2012: The International Year of Cooperatives

by Project Censored

The Cooperative Business Model is one that will put money and power back into the hands of people while strengthening communities in the process. The UN named 2012 as the ā€œinternational year of cooperatives.” According to the UN, nearly 1 billion people worldwide are co-op member-owners. According to the UN, co-ops are expected to be the worldā€™s fastest growing business model by 2025. Co-ops are collaboratively owned and operated by their members. Decisions are balanced between pursuit of profit and needs of members and their communities. Co-opā€™s have proven to be just as profitable as their corporate counterparts, yet their profits go back to the community of worker-owners, rather than to investors or high priced management.Ā  Examples include the Evergreen Cooperative Laundry in Cleveland, Ohio, and the ā€˜Mondragon Corporationā€™, one of the worldā€™s largest corporations and a cooperative. Ā Founded in 1965, Mondragon is considered the most successful example of worker-owned enterprise in the world.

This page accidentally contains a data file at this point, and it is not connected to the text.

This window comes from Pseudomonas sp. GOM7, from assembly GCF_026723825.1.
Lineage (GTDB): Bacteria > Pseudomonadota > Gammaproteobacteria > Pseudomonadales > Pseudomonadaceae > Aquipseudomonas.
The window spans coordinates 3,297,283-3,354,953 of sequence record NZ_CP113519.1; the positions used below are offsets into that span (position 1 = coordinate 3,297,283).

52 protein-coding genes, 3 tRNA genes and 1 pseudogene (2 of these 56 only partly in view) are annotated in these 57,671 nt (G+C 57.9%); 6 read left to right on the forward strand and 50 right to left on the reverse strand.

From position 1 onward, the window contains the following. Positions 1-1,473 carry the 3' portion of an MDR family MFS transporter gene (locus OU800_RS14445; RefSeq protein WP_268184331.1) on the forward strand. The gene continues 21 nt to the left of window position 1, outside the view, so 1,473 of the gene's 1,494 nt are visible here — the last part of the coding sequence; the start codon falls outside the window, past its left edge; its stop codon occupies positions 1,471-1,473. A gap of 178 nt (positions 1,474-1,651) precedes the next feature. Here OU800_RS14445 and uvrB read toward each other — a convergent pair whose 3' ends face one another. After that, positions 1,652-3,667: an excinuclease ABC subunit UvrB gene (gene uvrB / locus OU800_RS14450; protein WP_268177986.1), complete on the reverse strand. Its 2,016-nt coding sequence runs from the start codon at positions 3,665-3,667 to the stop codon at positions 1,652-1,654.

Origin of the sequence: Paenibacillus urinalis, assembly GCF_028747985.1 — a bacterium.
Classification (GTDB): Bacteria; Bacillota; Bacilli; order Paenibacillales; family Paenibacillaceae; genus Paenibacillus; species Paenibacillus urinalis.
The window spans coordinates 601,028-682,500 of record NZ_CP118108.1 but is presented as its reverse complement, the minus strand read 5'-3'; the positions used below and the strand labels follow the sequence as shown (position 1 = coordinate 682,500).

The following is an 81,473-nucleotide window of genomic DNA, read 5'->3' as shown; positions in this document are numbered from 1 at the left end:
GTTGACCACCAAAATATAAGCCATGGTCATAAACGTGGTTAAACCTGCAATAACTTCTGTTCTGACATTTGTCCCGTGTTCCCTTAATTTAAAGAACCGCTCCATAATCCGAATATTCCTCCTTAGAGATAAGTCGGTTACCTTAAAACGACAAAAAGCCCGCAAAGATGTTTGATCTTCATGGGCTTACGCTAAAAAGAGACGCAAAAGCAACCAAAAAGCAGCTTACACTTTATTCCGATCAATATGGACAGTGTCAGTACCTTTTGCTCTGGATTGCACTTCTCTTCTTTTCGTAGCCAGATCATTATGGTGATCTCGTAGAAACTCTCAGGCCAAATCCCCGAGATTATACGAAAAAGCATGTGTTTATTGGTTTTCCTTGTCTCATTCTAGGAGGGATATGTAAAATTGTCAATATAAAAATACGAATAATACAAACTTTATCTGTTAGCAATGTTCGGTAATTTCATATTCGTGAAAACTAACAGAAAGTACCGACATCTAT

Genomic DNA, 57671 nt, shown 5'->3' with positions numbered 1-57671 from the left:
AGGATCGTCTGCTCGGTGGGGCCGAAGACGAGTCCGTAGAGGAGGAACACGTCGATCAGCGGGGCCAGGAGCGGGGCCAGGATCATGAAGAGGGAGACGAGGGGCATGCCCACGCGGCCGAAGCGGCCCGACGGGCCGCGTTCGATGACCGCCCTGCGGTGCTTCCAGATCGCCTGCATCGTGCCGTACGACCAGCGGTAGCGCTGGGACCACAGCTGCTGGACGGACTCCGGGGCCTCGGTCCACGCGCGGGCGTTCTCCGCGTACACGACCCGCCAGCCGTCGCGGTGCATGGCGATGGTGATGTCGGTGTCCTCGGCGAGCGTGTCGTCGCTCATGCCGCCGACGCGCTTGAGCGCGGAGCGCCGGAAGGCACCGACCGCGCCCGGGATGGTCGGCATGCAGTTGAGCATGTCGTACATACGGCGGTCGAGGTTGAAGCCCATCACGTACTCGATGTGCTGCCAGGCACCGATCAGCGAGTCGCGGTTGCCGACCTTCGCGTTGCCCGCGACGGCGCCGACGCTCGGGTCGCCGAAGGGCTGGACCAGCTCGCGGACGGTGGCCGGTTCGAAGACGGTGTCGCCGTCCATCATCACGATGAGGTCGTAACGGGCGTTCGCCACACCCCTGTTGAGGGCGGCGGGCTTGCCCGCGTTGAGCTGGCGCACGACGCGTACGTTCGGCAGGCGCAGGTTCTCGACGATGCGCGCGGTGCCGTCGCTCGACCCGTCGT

Green worker co-opā€™s promise to build strong local economies and help to break the cycle of poverty by keeping community money within the community. Since banks and credit unions typically do not lend money to co-opā€™s some groups are finding innovative ways to raise money without bank loans. The Alchemy Co-op in Melrose, MA raised over $10,000 to start their organic food co-op through online crowd-funding. Crowd-funding and other forms of collective financing are allowing local coops to get off the ground and empower their communities.

 

ā€œThe Year of the Cooperativeā€Yes! Magazine, Jessica Reeder, February 1, 2012,

http://www.yesmagazine.org/new-economy/2012-the-year-of-the-cooperative

 

ā€œAmerican Dream 2.0: Can Worker-Owned Coops End Poverty?ā€ Monique Hairston, Rebuild The Dream, March 9, 2012.

http://www.rebuildthedream.com/blog/2012/03/09/american-dream-2-0-can-worker-owned-coops-end-poverty

 

Student Researcher: Shahin Karimbeik, San Francisco State University

Faculty Evaluator: Kenn Burrows, San Francisco State University